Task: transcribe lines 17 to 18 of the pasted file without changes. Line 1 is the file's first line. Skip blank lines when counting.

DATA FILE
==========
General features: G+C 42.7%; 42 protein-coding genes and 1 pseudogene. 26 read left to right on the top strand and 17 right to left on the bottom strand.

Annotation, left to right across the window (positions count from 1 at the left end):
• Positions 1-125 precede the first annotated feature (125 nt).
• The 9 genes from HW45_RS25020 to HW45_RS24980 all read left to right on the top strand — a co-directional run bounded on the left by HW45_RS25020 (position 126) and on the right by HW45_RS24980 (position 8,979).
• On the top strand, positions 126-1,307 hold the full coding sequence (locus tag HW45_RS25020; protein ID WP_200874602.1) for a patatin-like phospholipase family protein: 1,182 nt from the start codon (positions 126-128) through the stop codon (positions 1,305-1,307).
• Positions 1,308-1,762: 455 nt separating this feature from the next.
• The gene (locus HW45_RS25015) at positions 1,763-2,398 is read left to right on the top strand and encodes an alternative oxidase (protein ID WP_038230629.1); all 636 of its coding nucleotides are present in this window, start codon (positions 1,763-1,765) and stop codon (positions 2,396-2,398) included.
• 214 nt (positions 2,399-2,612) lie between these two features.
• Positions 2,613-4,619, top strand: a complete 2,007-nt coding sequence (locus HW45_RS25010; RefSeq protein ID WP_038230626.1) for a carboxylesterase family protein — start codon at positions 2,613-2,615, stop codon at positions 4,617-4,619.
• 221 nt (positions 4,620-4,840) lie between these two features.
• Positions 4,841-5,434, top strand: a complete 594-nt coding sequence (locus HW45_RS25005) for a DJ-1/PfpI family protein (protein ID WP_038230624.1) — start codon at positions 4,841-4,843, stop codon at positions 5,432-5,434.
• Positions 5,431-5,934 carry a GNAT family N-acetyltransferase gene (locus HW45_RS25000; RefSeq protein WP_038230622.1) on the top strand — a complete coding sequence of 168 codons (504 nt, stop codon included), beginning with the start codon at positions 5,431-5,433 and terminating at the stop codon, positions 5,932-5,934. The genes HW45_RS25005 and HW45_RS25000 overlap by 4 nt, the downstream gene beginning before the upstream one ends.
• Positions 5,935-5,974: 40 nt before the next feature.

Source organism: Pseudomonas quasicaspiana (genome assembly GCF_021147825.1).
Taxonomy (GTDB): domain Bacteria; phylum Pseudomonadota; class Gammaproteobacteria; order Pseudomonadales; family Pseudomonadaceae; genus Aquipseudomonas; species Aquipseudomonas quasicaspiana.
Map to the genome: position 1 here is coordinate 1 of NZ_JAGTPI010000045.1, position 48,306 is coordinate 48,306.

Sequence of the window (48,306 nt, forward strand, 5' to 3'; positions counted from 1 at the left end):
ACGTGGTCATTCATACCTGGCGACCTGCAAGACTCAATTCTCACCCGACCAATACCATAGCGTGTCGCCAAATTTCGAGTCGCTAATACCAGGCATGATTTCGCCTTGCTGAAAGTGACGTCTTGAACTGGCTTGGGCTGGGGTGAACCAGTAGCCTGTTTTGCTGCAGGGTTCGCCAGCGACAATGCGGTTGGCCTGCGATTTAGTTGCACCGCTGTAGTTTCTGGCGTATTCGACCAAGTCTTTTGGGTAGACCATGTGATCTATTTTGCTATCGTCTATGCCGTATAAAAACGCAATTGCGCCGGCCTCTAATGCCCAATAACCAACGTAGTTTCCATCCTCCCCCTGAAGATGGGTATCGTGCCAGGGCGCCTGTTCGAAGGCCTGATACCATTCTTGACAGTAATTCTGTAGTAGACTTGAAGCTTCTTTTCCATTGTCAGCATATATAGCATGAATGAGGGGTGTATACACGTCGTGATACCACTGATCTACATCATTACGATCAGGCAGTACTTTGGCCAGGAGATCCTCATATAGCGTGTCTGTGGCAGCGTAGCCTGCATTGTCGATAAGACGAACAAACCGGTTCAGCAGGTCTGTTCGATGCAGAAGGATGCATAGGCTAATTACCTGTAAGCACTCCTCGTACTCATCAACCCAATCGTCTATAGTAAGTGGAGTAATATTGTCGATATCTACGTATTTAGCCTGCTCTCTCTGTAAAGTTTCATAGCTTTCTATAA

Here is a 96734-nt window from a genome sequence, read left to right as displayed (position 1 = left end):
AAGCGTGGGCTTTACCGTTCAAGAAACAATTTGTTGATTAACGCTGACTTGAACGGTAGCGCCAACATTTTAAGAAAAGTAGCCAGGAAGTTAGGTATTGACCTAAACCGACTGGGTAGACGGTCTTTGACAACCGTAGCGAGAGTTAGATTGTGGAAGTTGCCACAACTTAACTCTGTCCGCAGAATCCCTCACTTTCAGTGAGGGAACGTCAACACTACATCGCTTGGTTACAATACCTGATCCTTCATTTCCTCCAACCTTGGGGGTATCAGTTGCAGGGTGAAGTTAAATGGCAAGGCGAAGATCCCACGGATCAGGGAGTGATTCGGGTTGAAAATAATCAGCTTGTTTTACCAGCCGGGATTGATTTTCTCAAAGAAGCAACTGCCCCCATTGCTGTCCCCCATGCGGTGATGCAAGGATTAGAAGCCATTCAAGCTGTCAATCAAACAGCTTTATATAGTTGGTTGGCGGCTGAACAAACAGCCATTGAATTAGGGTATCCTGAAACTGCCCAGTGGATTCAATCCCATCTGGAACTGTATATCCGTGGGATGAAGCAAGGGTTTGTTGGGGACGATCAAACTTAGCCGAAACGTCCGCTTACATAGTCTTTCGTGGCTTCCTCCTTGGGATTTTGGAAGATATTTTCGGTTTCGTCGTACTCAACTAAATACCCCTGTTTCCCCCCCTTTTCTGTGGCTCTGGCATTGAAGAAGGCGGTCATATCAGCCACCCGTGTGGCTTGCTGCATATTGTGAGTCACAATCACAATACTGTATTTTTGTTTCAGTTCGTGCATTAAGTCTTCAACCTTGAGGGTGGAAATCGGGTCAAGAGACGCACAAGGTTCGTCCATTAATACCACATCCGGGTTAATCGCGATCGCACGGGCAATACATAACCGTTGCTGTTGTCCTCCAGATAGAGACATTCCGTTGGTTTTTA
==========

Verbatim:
Sequence of the window (48,306 nt, forward strand, 5' to 3'; positions counted from 1 at the left end):
ACGTGGTCATTCATACCTGGCGACCTGCAAGACTCAATTCTCACCCGACCAATACCATAGCGTGTCGCCAAATTTCGAGTCGCTAATACCAGGCATGATTTCGCCTTGCTGAAAGTGACGTCTTGAACTGGCTTGGGCTGGGGTGAACCAGTAGCCTGTTTTGCTGCAGGGTTCGCCAGCGACAATGCGGTTGGCCTGCGATTTAGTTGCACCGCTGTAGTTTCTGGCGTATTCGACCAAGTCTTTTGGGTAGACCATGTGATCTATTTTGCTATCGTCTATGCCGTATAAAAACGCAATTGCGCCGGCCTCTAATGCCCAATAACCAACGTAGTTTCCATCCTCCCCCTGAAGATGGGTATCGTGCCAGGGCGCCTGTTCGAAGGCCTGATACCATTCTTGACAGTAATTCTGTAGTAGACTTGAAGCTTCTTTTCCATTGTCAGCATATATAGCATGAATGAGGGGTGTATACACGTCGTGATACCACTGATCTACATCATTACGATCAGGCAGTACTTTGGCCAGGAGATCCTCATATAGCGTGTCTGTGGCAGCGTAGCCTGCATTGTCGATAAGACGAACAAACCGGTTCAGCAGGTCTGTTCGATGCAGAAGGATGCATAGGCTAATTACCTGTAAGCACTCCTCGTACTCATCAACCCAATCGTCTATAGTAAGTGGAGTAATATTGTCGATATCTACGTATTTAGCCTGCTCTCTCTGTAAAGTTTCATAGCTTTCTATAA